Great Plains Studies, Center for


Date of this Version



Published in Great Plains Quarterly 13:1 (Winter 1993). Copyright © 1993 Center for Great Plains Studies, University of Nebraska–Lincoln.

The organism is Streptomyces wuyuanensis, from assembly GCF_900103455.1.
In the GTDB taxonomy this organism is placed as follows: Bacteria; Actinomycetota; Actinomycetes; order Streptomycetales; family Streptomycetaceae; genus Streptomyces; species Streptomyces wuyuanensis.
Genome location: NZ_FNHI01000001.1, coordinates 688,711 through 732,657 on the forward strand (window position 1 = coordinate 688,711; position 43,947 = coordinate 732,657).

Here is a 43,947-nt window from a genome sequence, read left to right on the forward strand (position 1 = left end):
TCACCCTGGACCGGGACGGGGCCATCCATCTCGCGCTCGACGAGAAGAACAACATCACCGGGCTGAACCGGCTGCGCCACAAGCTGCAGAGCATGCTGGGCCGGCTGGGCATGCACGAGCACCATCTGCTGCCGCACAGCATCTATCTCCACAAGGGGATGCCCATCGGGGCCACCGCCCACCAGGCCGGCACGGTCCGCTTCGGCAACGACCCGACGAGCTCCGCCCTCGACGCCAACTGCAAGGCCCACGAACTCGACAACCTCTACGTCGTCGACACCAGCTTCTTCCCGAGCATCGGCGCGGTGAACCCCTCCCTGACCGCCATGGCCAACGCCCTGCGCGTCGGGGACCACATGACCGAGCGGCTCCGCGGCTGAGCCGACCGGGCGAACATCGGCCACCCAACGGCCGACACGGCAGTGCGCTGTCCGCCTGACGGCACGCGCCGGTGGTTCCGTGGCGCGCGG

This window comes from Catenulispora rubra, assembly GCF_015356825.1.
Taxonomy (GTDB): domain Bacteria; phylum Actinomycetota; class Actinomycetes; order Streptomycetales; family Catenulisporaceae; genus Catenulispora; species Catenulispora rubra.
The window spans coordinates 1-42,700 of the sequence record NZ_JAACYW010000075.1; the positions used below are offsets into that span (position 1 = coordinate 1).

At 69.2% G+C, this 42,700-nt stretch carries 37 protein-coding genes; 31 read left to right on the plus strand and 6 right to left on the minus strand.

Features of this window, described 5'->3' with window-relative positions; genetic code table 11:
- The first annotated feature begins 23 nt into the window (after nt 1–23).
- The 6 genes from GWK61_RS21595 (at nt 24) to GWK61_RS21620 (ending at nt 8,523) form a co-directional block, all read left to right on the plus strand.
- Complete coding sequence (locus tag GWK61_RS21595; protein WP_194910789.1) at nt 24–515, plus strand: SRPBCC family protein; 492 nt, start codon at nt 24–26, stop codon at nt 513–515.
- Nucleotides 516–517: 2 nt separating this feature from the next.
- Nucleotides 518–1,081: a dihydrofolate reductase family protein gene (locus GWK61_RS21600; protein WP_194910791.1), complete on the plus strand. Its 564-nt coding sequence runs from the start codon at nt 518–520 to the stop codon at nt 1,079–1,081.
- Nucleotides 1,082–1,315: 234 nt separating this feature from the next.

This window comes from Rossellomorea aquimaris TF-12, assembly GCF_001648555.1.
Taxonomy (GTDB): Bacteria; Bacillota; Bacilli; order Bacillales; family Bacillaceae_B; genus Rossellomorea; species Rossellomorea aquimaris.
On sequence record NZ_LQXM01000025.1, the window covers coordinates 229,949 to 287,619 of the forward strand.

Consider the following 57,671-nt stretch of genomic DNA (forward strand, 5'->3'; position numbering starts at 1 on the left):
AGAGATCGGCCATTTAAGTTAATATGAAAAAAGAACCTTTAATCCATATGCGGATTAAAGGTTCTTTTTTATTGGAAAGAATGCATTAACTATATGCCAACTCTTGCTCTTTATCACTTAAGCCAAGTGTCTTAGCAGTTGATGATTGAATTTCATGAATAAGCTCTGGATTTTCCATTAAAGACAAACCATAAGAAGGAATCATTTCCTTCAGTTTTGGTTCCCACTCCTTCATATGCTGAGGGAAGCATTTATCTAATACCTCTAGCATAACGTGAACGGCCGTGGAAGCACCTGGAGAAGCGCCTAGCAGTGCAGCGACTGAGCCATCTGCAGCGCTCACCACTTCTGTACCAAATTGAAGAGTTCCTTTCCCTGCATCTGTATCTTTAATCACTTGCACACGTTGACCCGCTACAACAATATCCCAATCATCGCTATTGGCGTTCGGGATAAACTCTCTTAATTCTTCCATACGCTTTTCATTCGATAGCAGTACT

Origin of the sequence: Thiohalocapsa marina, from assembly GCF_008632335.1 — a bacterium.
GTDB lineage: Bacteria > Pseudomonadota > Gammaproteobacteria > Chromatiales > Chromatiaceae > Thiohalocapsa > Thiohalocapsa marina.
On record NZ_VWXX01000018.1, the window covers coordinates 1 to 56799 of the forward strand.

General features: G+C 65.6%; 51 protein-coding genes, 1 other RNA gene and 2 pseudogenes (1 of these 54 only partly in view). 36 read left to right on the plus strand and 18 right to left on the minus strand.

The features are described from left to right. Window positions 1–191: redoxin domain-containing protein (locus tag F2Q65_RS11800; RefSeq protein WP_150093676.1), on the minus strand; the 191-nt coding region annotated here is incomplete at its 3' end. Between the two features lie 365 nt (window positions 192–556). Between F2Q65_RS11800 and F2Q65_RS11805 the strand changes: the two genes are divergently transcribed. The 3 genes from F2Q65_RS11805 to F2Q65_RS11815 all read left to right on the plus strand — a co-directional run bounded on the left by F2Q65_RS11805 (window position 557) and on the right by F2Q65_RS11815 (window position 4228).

With the formation of the United States military establishment in the late eighteenth century, the new army undertook many services in the developing republic, including several associated with the frontier movement. While the army considered the suppression of hostile Indians its primary mission in the West, its soldiers routinely supported civilian law enforcement authorities. After the Civil War, white criminals accompanied other American frontiersmen onto the northern Plains, where white desperadoes soon posed a serious problem. In the late 1870s they descended upon the Black Hills mining camps and looted stagecoaches in alarming numbers; brazenly robbed Union Pacific trains and threatened to disrupt their schedules; plundered Sioux, Arapahoe, and other Indian horse herds as well as those of white settlers; and even preyed upon military property. This lawless onslaught threatened to overwhelm the nascent law enforcement agencies of Wyoming, Dakota, and neighboring districts. Had the United States Army not reinforced the county sheriffs and United States marshals, this frontier crime wave of the 1870s might have been worse.